In April of this year, the U.S. Department of Health and Human Services issued a proposal to tie Medicare payments to the cost and quality of patient care for hundreds of thousands of doctors and other clinicians. This is the first step in implementing the Medicare Access and CHIP Reauthorization Act of 2015 (MACRA), which makes three important changes to the way Medicare pays physicians who provide care to Medicare beneficiaries. These changes create a Quality Payment Program that will: end the Sustainable Growth Rate formula for determining Medicare payments for physicians’ services; create a new framework for rewarding health-care providers for giving better care rather than just more care; and combine the existing quality reporting programs into one new system.1

The goal of the MACRA QPP is to pay for value and better care via two pathways: the Merit-based Incentive Payment System and Alternative Payment Models. The MIPS program combines parts of the Physician Quality Reporting System, the Value Modifier, and the Electronic Health Record incentive programs into one program. MIPS and APMs will go into effect over the next few years, impacting physician payments in 2019.


According to a U.S. Department of Health and Human Services press release, most Medicare physicians will initially participate in the QPP through MIPS.2 Consistent with the goals of the new law, the proposed rule would improve the relevancy and depth of Medicare’s quality-based payments and increase physician flexibility by allowing doctors to choose measures and activities appropriate to the type of care they provide. MIPS allows Medicare physicians to be paid for providing high-value care through success in four performance categories: Quality; Advancing Care Information; Clinical Practice Improvement Activities; and Cost.

Quality will make up 50 percent of a physician’s total score in year one. Ophthalmologists would choose to report six measures from among a range of options that accommodate differences among specialties and practices.

Advancing Care Information will contribute 25 percent of a physician’s total score in the first year. Ophthalmologists would choose to report customizable measures that reflect how they use technology in their day-to-day practice, with a particular emphasis on interoperability and information exchange. Unlike the existing reporting program, this category wouldn’t require all-or-nothing EHR measurement or redundant quality reporting.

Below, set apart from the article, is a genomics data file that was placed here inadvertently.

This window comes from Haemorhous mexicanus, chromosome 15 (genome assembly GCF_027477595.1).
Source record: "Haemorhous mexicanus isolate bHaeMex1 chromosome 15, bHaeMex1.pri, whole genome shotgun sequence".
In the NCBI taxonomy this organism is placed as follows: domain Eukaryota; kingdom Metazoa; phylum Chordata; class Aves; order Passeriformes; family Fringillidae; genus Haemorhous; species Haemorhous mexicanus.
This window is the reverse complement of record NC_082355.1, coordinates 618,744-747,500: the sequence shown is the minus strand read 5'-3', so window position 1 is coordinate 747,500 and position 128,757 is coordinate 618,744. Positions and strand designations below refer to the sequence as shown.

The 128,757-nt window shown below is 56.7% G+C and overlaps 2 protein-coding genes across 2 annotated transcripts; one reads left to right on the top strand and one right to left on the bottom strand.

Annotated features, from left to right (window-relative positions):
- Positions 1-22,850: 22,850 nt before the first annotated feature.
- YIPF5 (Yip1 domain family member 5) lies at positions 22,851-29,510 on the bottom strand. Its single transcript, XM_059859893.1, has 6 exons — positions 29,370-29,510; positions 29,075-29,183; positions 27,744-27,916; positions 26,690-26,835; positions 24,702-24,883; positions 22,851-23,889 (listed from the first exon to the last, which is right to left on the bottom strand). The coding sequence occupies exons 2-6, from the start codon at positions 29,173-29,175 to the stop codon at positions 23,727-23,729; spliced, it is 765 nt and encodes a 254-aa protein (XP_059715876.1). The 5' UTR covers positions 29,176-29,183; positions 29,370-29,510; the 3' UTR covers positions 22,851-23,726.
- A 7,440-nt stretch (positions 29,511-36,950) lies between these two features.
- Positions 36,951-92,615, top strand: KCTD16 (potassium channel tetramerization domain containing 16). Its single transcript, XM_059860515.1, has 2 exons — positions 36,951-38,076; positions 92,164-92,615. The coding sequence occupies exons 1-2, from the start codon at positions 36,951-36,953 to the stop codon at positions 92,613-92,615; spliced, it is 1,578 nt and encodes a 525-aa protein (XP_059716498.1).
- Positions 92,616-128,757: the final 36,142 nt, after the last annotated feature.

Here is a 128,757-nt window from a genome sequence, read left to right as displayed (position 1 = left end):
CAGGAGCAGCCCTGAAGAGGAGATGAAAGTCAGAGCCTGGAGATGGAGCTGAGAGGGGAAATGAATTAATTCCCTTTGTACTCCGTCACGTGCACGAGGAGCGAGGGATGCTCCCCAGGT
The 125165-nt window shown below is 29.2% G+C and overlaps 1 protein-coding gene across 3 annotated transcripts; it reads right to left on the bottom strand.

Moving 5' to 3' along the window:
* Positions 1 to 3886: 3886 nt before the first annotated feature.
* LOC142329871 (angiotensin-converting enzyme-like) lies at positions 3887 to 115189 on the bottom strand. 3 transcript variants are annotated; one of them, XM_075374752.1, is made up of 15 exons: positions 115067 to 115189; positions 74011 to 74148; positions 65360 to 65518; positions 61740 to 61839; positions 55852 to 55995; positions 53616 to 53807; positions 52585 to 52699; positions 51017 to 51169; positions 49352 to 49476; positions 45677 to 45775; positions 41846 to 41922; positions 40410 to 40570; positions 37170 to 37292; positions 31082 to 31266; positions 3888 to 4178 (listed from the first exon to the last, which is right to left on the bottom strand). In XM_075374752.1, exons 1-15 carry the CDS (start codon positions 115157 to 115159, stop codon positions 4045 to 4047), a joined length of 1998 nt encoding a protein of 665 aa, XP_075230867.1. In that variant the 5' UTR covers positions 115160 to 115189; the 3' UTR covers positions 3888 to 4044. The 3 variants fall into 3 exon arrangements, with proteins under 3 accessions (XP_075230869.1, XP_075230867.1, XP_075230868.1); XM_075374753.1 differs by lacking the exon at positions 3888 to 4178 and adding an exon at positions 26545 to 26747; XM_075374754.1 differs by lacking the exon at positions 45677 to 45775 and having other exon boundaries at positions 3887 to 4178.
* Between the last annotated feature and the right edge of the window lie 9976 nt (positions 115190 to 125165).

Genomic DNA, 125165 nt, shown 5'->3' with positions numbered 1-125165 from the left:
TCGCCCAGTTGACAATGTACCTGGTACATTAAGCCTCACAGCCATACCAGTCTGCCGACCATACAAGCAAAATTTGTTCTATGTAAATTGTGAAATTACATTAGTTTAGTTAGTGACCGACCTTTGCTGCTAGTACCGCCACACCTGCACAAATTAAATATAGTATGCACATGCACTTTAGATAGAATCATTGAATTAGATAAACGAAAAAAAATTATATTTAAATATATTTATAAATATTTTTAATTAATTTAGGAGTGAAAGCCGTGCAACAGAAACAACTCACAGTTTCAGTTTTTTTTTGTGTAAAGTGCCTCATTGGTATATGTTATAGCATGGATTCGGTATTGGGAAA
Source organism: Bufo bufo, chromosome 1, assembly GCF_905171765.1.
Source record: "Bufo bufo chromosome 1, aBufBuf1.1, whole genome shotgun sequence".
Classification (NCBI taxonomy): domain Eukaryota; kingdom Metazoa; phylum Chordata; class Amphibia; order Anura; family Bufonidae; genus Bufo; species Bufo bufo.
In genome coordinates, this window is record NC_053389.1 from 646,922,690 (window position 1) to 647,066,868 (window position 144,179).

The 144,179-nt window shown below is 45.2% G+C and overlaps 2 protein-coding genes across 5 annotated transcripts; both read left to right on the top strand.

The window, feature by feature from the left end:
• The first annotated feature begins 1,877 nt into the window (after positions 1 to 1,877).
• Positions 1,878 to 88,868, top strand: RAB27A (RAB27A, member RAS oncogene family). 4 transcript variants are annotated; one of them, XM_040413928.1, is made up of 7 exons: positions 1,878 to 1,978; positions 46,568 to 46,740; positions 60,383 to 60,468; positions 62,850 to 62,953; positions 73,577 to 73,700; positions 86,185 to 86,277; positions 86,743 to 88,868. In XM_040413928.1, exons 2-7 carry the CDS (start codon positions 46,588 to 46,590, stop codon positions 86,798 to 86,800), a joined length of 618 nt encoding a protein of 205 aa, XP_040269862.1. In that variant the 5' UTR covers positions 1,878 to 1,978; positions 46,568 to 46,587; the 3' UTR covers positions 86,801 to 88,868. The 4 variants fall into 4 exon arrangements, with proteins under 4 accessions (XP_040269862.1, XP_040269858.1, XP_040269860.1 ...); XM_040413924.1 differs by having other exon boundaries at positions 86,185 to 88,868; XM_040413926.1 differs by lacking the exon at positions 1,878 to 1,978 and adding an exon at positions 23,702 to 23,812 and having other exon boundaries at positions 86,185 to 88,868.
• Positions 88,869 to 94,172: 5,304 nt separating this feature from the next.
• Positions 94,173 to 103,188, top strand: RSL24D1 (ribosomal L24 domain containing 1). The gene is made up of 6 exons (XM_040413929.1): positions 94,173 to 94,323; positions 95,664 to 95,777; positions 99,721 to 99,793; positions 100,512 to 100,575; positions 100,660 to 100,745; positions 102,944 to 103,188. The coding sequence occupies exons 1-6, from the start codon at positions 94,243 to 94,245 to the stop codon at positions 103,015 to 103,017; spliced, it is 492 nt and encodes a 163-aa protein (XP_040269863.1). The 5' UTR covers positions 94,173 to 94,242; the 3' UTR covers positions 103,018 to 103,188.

Clinical Practice Improvement Activities would be 15 percent of the total score in year one. This category would reward clinical practice improvements, such as activities focused on care coordination, beneficiary engagement and patient safety. Ophthalmologists would be able to select activities that match their practices’ goals from a list of more than 90 options.

Cost would account for 10 percent of a physician’s total score in year one. This score would be based on Medicare claims, which means no reporting requirements for health-care providers. This category would use 40 episode-specific measures to account for differences among specialties.

The purpose of the proposal is to streamline and reduce reporting burden across all four categories, while adding flexibility for practices. CMS would begin measuring performance for physicians and other health-care providers through MIPS in 2017, with payments based on those measures beginning in 2019.

The Quality Payment Program from the Department of Health and Human Services has two paths physicians can follow: The Merit-based Incentive Payment System, in which reimbursement will be based on the four areas in the gold arrows; and the more intensive Advanced Alternative Payment Models, in which physicians belong to entities such as Accountable Care Organizations. The diagram shows the timeline for changes to the fee schedule based on the path taken by the physician. Source: HHS.